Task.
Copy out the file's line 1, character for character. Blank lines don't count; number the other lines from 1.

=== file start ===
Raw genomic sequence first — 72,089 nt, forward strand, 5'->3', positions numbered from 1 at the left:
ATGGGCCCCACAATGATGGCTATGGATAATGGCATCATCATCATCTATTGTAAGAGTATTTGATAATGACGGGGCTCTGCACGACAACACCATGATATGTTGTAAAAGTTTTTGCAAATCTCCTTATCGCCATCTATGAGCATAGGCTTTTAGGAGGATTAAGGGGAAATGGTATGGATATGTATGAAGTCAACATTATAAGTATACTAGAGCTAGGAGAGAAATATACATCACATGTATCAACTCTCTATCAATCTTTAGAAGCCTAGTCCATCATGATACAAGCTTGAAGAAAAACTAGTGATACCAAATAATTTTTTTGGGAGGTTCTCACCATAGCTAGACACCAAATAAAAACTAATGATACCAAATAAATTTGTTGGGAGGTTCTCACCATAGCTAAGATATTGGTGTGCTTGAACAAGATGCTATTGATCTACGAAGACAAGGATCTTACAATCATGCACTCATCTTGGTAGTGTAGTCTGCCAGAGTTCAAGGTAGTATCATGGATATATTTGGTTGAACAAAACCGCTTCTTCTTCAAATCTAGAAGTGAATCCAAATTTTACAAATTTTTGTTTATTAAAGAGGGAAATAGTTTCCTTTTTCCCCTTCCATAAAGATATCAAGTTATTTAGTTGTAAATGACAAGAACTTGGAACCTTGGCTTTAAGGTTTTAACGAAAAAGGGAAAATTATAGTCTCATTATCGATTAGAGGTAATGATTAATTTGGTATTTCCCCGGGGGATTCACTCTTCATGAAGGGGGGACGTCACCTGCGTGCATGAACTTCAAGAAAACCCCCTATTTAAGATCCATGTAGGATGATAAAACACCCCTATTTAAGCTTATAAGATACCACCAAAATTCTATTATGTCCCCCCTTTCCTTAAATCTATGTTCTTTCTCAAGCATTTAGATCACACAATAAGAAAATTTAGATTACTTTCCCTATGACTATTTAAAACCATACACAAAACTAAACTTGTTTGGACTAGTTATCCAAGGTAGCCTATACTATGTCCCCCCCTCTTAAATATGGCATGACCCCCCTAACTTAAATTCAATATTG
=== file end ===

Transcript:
Raw genomic sequence first — 72,089 nt, forward strand, 5'->3', positions numbered from 1 at the left: